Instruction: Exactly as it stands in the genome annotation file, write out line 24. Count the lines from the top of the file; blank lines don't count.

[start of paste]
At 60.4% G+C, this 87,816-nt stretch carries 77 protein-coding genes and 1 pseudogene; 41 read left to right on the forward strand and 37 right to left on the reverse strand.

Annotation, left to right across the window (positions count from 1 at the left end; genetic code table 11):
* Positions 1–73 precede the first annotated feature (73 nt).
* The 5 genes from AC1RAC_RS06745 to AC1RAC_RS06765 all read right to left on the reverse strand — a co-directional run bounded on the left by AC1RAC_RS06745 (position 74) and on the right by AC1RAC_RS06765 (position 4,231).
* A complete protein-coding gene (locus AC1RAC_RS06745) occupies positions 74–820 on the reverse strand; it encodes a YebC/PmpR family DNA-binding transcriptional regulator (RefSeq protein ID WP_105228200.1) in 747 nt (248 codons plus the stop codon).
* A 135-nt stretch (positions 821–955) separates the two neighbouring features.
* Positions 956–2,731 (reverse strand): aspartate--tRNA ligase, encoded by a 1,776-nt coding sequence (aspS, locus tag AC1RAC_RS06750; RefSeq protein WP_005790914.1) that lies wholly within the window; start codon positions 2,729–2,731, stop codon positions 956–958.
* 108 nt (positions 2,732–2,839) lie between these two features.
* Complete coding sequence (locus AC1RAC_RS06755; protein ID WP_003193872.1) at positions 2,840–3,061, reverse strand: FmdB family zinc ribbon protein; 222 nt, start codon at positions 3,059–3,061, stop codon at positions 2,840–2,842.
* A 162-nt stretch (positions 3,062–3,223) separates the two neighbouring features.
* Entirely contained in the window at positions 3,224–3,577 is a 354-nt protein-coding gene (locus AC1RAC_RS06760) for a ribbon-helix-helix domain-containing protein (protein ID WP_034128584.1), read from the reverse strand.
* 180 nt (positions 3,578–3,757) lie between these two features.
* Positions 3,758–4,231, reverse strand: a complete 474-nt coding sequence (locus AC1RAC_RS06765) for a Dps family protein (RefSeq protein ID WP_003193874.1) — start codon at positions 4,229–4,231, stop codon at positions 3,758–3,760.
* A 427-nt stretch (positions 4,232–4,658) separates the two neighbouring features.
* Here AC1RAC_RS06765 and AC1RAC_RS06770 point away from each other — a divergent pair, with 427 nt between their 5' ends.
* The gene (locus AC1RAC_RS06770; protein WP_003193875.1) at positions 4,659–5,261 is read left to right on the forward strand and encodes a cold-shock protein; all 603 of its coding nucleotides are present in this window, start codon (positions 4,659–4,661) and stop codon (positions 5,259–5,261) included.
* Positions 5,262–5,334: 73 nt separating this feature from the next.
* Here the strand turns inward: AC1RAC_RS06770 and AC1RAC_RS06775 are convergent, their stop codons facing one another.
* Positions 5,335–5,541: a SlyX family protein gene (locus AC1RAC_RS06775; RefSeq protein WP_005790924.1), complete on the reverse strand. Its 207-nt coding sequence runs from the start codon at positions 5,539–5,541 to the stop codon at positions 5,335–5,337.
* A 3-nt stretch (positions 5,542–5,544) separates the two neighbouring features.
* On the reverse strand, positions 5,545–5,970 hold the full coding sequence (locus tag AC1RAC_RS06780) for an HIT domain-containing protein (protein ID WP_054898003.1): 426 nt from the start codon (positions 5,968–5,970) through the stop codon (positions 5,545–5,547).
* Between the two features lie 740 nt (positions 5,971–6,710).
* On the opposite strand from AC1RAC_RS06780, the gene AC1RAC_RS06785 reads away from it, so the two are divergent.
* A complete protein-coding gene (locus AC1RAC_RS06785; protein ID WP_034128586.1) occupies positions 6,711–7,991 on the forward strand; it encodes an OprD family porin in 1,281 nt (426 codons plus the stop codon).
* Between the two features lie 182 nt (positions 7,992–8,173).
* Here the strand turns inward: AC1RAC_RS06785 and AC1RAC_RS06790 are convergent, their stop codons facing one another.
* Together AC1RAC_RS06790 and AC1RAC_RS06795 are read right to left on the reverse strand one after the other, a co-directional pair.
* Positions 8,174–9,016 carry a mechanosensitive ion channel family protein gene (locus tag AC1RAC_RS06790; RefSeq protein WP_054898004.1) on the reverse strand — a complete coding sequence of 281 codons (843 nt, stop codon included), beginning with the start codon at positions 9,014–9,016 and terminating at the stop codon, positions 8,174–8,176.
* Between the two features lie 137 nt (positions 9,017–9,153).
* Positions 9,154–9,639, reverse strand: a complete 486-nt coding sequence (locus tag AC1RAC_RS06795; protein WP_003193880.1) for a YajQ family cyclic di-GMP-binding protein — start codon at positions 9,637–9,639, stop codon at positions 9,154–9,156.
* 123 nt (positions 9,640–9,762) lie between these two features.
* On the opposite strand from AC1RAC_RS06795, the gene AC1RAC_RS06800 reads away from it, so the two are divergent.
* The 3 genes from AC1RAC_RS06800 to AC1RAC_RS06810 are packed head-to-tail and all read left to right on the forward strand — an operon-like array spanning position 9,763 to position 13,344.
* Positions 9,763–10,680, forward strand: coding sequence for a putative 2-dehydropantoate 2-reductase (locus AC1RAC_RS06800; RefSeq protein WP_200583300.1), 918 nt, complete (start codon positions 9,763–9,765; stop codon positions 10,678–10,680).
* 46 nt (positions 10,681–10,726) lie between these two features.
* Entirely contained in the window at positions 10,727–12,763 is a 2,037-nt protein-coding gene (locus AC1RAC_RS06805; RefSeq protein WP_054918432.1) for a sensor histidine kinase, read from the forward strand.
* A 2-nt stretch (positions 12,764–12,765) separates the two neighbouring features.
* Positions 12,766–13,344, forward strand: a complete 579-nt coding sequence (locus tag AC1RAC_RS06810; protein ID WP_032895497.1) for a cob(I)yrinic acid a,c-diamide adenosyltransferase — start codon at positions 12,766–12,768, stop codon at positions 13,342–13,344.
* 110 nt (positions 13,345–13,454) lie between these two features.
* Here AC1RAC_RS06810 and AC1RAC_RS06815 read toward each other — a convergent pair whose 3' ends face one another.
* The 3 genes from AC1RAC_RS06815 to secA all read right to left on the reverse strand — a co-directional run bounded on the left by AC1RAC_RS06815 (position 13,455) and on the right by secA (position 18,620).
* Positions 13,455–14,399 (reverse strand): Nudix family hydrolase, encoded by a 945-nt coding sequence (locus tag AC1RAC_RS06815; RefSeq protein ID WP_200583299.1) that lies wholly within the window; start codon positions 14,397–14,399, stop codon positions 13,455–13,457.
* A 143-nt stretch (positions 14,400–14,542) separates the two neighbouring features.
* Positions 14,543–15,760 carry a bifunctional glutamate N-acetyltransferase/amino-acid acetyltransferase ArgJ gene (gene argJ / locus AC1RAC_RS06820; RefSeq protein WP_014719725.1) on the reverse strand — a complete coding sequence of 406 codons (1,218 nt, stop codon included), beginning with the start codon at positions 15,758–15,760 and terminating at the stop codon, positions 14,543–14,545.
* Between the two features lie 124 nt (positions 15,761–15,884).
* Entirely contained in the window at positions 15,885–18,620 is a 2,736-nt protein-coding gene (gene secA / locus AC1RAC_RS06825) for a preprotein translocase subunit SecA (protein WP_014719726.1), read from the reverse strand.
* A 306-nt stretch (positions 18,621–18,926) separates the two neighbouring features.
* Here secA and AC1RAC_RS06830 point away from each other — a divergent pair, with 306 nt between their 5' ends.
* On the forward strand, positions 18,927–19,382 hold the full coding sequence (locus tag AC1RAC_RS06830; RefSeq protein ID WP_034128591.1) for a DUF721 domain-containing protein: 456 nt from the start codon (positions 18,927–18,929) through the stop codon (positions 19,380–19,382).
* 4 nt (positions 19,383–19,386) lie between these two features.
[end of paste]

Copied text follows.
* A complete protein-coding gene (locus AC1RAC_RS06785; protein ID WP_034128586.1) occupies positions 6,711–7,991 on the forward strand; it encodes an OprD family porin in 1,281 nt (426 codons plus the stop codon).